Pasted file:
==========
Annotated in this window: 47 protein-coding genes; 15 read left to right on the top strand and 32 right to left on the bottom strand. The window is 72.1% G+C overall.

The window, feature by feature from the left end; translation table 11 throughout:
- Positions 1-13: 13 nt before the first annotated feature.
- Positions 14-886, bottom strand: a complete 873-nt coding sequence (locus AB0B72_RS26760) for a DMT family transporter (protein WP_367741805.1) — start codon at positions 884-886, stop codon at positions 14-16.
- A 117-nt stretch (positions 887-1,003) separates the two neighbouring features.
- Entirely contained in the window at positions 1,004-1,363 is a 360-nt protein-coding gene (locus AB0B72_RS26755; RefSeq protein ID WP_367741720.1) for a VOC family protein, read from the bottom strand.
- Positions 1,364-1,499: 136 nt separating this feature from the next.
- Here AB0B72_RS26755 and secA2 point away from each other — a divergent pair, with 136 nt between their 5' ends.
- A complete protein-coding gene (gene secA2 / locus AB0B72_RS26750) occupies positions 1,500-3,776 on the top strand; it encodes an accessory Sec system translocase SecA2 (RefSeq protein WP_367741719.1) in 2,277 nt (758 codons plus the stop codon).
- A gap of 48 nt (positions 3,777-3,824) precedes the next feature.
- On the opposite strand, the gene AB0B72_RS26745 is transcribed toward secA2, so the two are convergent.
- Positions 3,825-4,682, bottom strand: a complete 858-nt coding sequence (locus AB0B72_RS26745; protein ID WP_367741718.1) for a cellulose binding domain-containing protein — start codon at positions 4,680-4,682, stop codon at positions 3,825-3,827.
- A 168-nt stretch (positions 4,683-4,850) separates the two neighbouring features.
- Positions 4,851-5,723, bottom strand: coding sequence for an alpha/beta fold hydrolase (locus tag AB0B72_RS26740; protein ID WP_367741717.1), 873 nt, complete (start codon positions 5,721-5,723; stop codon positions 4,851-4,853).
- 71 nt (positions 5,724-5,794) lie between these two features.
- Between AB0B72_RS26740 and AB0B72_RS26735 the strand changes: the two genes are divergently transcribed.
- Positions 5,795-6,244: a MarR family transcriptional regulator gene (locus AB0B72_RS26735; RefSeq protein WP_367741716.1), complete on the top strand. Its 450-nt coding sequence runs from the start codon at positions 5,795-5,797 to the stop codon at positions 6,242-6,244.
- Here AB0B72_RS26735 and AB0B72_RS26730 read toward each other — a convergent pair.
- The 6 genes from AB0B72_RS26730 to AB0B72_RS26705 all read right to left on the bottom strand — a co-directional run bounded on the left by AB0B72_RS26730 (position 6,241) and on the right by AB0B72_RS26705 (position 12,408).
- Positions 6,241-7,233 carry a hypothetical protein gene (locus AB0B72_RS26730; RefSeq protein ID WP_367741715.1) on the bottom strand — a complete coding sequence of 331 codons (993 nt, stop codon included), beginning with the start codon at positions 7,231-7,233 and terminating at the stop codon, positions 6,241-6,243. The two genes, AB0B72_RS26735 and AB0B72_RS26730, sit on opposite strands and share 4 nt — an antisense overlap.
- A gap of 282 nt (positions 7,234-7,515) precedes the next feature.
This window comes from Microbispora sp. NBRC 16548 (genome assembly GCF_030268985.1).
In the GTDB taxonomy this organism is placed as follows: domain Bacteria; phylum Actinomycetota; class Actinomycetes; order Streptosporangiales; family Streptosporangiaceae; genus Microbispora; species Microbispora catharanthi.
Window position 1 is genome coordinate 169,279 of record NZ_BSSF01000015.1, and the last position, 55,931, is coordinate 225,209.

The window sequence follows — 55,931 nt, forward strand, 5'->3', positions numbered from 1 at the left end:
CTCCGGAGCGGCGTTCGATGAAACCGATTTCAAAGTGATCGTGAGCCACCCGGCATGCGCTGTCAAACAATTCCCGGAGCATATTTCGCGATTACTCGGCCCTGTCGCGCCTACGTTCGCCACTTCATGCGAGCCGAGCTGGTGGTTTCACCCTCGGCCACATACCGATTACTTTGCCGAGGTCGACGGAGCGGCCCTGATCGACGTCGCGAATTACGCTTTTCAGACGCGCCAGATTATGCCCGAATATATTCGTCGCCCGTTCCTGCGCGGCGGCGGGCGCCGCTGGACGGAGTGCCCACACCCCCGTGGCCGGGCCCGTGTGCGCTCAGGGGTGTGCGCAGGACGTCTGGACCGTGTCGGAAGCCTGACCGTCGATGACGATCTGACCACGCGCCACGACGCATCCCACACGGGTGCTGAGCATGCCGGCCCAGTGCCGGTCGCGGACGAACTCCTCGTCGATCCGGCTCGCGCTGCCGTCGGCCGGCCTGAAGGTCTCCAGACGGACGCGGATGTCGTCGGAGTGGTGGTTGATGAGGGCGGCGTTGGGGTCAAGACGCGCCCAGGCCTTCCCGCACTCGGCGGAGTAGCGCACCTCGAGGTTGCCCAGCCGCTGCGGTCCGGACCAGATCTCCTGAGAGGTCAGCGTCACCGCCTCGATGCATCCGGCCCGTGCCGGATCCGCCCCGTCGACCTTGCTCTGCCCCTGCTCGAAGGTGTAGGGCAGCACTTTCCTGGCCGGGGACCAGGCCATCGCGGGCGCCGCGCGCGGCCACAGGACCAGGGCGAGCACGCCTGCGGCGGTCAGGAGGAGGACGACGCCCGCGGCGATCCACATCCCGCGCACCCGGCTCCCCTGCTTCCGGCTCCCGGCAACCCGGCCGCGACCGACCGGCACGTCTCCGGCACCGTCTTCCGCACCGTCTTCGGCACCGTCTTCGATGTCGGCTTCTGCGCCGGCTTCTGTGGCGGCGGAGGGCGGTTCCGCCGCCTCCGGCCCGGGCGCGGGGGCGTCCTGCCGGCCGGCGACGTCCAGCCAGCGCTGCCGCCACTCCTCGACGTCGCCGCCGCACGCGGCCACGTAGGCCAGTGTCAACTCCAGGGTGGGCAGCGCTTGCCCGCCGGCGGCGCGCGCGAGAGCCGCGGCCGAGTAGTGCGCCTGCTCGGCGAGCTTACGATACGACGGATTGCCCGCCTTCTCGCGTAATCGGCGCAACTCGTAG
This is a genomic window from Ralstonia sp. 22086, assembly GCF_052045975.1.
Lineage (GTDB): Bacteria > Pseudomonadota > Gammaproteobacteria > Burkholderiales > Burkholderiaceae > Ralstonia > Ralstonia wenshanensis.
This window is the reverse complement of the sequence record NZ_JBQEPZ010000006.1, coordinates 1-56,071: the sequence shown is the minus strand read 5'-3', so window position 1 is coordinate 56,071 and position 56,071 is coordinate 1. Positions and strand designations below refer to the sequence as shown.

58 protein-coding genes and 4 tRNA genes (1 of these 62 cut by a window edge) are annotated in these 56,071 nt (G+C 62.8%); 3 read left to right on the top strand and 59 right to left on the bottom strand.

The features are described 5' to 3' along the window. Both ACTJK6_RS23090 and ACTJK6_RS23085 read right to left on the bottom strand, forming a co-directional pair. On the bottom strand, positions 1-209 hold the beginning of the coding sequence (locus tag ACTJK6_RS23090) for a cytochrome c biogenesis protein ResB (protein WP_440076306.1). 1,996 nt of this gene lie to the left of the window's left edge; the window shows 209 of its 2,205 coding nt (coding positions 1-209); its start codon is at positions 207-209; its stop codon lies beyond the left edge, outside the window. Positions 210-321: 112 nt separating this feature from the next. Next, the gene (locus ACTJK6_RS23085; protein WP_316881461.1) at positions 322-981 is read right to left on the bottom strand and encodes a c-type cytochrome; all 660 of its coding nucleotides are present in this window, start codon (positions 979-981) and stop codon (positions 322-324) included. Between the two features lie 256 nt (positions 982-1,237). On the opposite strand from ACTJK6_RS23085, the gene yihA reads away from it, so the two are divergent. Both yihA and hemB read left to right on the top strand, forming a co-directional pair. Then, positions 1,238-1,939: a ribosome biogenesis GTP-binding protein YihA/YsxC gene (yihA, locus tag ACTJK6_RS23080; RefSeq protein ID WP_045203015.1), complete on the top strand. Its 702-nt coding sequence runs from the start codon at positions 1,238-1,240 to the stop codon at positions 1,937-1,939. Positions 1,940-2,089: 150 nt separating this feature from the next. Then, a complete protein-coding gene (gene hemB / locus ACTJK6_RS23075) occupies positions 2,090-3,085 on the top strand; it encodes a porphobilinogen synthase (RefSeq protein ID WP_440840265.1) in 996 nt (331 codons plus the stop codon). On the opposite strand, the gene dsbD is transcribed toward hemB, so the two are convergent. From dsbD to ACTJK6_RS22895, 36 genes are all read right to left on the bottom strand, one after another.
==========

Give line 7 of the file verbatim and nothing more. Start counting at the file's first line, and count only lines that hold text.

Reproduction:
- Positions 1,364-1,499: 136 nt separating this feature from the next.